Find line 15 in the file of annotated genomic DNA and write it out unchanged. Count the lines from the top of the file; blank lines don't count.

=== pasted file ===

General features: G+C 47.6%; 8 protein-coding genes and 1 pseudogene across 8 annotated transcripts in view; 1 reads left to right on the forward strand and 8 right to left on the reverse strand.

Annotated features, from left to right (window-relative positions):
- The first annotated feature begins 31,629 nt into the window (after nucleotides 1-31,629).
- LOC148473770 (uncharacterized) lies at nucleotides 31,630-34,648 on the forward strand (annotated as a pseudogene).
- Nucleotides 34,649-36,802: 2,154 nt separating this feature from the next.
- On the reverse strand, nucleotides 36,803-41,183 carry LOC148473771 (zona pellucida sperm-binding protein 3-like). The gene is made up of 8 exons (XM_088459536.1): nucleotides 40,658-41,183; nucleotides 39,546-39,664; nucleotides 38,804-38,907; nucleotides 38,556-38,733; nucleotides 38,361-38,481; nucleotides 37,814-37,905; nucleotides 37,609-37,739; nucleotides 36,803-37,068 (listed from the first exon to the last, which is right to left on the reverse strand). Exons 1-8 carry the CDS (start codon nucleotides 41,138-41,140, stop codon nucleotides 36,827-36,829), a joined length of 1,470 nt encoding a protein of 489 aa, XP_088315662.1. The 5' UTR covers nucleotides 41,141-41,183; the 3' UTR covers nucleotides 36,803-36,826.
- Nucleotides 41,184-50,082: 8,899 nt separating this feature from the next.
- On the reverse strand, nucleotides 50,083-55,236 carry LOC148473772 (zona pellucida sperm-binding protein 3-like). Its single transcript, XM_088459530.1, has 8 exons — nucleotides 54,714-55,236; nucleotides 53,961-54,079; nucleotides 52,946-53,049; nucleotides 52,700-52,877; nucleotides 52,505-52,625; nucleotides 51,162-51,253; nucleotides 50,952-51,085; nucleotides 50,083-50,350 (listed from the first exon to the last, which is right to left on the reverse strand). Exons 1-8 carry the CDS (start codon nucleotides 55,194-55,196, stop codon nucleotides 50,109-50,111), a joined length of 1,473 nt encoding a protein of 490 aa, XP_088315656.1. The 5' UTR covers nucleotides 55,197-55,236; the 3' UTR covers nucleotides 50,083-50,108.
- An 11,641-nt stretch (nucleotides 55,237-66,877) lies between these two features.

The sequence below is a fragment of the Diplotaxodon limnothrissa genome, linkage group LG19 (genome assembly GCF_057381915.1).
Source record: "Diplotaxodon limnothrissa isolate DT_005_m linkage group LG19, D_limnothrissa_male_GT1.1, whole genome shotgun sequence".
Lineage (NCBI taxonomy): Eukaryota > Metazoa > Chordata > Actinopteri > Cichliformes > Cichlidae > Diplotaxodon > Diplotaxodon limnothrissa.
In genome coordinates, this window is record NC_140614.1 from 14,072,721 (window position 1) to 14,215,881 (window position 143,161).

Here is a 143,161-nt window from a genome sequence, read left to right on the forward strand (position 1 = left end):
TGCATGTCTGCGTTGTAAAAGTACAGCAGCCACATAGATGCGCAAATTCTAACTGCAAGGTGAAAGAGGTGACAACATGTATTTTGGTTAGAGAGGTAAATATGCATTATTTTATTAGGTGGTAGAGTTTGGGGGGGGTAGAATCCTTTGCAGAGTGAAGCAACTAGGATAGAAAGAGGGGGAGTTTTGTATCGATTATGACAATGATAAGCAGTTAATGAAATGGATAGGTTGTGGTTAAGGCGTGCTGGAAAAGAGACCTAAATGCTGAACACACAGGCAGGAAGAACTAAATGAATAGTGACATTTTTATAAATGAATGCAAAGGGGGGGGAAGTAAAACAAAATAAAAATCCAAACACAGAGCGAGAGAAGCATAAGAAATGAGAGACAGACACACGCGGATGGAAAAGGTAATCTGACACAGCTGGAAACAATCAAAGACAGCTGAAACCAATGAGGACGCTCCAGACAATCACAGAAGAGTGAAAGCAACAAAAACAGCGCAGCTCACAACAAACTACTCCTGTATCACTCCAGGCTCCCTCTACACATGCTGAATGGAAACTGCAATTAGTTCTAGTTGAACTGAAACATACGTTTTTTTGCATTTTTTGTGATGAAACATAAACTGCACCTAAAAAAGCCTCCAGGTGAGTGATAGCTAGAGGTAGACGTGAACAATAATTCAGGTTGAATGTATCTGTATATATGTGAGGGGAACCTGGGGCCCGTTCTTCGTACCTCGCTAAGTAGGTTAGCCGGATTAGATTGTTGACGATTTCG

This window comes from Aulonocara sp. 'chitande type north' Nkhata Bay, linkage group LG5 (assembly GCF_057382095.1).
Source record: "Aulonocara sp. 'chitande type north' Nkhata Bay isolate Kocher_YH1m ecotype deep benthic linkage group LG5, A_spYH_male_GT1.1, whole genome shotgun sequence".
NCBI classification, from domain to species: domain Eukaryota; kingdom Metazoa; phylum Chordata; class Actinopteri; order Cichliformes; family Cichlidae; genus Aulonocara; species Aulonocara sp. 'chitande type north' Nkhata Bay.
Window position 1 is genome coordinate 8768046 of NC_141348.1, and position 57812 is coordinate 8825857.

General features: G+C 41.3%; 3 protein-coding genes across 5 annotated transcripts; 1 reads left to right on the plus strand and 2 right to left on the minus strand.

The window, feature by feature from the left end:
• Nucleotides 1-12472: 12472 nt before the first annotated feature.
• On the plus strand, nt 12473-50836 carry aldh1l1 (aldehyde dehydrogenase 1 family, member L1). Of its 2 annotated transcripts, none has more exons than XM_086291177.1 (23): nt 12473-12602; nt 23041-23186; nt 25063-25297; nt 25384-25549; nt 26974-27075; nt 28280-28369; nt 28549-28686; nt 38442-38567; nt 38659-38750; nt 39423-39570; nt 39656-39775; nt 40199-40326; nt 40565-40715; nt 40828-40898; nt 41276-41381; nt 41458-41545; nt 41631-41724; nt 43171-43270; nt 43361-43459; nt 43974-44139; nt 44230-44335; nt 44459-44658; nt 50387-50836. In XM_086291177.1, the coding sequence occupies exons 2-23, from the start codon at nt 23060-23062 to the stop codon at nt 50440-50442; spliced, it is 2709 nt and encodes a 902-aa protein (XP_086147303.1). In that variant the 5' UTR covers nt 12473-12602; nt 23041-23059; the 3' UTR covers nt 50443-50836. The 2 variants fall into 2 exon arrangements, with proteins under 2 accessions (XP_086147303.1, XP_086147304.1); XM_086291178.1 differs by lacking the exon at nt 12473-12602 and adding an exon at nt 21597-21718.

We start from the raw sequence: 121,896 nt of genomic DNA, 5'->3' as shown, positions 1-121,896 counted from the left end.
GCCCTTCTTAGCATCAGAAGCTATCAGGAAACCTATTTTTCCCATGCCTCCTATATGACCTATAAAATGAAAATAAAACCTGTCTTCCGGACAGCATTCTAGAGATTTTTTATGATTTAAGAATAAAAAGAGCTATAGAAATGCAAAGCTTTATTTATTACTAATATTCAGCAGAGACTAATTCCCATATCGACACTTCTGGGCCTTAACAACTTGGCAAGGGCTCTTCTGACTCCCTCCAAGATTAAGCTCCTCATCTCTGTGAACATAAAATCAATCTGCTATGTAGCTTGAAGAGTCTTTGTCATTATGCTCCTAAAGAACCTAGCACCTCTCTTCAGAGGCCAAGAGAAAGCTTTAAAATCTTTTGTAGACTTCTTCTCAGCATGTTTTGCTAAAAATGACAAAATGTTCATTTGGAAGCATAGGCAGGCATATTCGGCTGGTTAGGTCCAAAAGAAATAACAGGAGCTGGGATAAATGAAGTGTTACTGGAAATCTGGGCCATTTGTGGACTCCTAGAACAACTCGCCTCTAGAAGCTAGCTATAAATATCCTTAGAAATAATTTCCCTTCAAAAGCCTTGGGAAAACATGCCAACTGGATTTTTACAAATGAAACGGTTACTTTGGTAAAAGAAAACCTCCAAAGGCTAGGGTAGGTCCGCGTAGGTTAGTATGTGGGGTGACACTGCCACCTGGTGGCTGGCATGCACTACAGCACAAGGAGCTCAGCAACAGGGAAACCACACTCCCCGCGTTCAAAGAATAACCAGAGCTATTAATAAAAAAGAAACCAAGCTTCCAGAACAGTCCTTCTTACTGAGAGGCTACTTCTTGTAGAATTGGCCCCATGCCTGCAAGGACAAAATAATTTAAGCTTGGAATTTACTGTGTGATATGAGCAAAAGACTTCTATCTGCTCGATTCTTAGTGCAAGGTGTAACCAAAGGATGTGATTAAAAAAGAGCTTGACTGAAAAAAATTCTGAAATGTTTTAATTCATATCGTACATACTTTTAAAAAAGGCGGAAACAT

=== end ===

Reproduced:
TGCATGTCTGCGTTGTAAAAGTACAGCAGCCACATAGATGCGCAAATTCTAACTGCAAGGTGAAAGAGGTGACAACATGTATTTTGGTTAGAGAGGTAAATATGCATTATTTTATTAGGTGGTAGAGTTTGGGGGGGGTAGAATCCTTTGCAGAGTGAAGCAACTAGGATAGAAAGAGGGGGAGTTTTGTATCGATTATGACAATGATAAGCAGTTAATGAAATGGATAGGTTGTGGTTAAGGCGTGCTGGAAAAGAGACCTAAATGCTGAACACACAGGCAGGAAGAACTAAATGAATAGTGACATTTTTATAAATGAATGCAAAGGGGGGGGAAGTAAAACAAAATAAAAATCCAAACACAGAGCGAGAGAAGCATAAGAAATGAGAGACAGACACACGCGGATGGAAAAGGTAATCTGACACAGCTGGAAACAATCAAAGACAGCTGAAACCAATGAGGACGCTCCAGACAATCACAGAAGAGTGAAAGCAACAAAAACAGCGCAGCTCACAACAAACTACTCCTGTATCACTCCAGGCTCCCTCTACACATGCTGAATGGAAACTGCAATTAGTTCTAGTTGAACTGAAACATACGTTTTTTTGCATTTTTTGTGATGAAACATAAACTGCACCTAAAAAAGCCTCCAGGTGAGTGATAGCTAGAGGTAGACGTGAACAATAATTCAGGTTGAATGTATCTGTATATATGTGAGGGGAACCTGGGGCCCGTTCTTCGTACCTCGCTAAGTAGGTTAGCCGGATTAGATTGTTGACGATTTCG